Machine learning has taken residence at our cities' cores and now we can finally have "smart cities." Cities are a collection of buildings made to provide the structure and safety necessary for people to function, create and survive. Buildings are a pool of ever-changing performance data from large automated systems such as heating and cooling to the people that live and work within them. Through machine learning, buildings can optimize performance, reduce costs, and improve occupant comfort by ...
The explosion of new web/cloud/IoT-based applications and the data they generate are transforming our world right before our eyes. In this rush to adopt these new technologies, organizations are often ignoring fundamental questions concerning who owns the data and failing to ask for permission to conduct invasive surveillance of their customers. Organizations that are not transparent about how their systems gather data telemetry without offering shared data ownership risk product rejection, regu...
René Bostic is the Technical VP of the IBM Cloud Unit in North America. Enjoying her career with IBM during the modern millennial technological era, she is an expert in cloud computing, DevOps and emerging cloud technologies such as Blockchain. Her strengths and core competencies include a proven record of accomplishments in consensus building at all levels to assess, plan, and implement enterprise and cloud computing solutions. René is a member of the Society of Women Engineers (SWE) and a m...
Poor data quality and analytics drive down business value. In fact, Gartner estimated that the average financial impact of poor data quality on organizations is $9.7 million per year. But bad data is much more than a cost center. By eroding trust in information, analytics and the business decisions based on these, it is a serious impediment to digital transformation.
Digital Transformation: Preparing Cloud & IoT Security for the Age of Artificial Intelligence. As automation and artificial intelligence (AI) power solution development and delivery, many businesses need to build backend cloud capabilities. Well-poised organizations, marketing smart devices with AI and BlockChain capabilities prepare to refine compliance and regulatory capabilities in 2018. Volumes of health, financial, technical and privacy data, along with tightening compliance requirements by...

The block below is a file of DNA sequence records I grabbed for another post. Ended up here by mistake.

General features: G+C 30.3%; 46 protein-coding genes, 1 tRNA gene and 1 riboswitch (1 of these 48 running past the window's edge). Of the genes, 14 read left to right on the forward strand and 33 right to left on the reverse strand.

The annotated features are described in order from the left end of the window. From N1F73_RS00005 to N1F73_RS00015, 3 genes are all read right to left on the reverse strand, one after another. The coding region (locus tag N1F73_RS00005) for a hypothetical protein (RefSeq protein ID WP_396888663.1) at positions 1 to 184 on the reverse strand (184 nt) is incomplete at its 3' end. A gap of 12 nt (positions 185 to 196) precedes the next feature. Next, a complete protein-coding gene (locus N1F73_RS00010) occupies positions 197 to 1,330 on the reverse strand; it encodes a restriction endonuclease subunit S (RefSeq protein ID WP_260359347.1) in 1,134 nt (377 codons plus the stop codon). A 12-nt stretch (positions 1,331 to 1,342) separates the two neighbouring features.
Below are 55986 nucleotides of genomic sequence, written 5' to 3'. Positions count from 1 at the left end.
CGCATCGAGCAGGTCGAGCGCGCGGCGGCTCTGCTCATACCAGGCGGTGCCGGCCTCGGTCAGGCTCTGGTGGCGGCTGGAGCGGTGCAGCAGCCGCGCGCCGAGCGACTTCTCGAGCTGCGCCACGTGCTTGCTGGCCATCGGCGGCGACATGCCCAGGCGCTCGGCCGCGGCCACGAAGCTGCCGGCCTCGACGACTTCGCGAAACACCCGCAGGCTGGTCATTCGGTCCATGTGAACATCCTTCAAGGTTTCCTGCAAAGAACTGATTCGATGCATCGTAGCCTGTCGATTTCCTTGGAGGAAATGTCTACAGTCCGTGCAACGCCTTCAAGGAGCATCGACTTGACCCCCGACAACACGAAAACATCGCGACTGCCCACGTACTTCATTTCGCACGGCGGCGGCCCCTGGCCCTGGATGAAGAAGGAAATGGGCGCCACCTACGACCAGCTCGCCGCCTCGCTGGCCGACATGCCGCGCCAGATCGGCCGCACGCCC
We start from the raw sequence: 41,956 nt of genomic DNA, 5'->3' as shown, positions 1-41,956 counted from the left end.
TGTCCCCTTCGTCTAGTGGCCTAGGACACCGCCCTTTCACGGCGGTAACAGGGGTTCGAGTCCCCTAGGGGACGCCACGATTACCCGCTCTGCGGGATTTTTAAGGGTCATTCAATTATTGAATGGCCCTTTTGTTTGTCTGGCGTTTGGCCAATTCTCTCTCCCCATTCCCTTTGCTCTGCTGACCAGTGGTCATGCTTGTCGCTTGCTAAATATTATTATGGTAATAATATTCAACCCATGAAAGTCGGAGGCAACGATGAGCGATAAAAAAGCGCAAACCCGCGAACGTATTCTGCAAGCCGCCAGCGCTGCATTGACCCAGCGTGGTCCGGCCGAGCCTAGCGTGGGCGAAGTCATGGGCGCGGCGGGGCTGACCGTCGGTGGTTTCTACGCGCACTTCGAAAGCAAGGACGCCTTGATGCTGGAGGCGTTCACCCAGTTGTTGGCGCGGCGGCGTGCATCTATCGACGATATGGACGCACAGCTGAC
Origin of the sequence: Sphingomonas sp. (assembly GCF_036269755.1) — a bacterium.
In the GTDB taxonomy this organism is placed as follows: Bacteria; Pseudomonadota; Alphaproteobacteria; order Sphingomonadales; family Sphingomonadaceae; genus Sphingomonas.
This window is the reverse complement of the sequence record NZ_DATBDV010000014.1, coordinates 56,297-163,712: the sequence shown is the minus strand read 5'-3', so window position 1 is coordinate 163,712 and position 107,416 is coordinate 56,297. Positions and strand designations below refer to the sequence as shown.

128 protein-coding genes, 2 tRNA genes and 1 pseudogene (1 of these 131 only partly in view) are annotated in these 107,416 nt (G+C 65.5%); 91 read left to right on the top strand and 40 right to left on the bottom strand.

Predicting the future has never been more challenging - not because of the lack of data but because of the flood of ungoverned and risk laden information. Microsoft states that 2.5 exabytes of data are created every day. Expectations and reliance on data are being pushed to the limits, as demands around hybrid options continue to grow.
Digital Transformation and Disruption, Amazon Style - What You Can Learn. Chris Kocher is a co-founder of Grey Heron, a management and strategic marketing consulting firm. He has 25+ years in both strategic and hands-on operating experience helping executives and investors build revenues and shareholder value. He has consulted with over 130 companies on innovating with new business models, product strategies and monetization. Chris has held management positions at HP and Symantec in addition to ...
Enterprises have taken advantage of IoT to achieve important revenue and cost advantages. What is less apparent is how incumbent enterprises operating at scale have, following success with IoT, built analytic, operations management and software development capabilities - ranging from autonomous vehicles to manageable robotics installations. They have embraced these capabilities as if they were Silicon Valley startups.
As IoT continues to increase momentum, so does the associated risk. Secure Device Lifecycle Management (DLM) is ranked as one of the most important technology areas of IoT. Driving this trend is the realization that secure support for IoT devices provides companies the ability to deliver high-quality, reliable, secure offerings faster, create new revenue streams, and reduce support costs, all while building a competitive advantage in their markets. In this session, we will use customer use cases...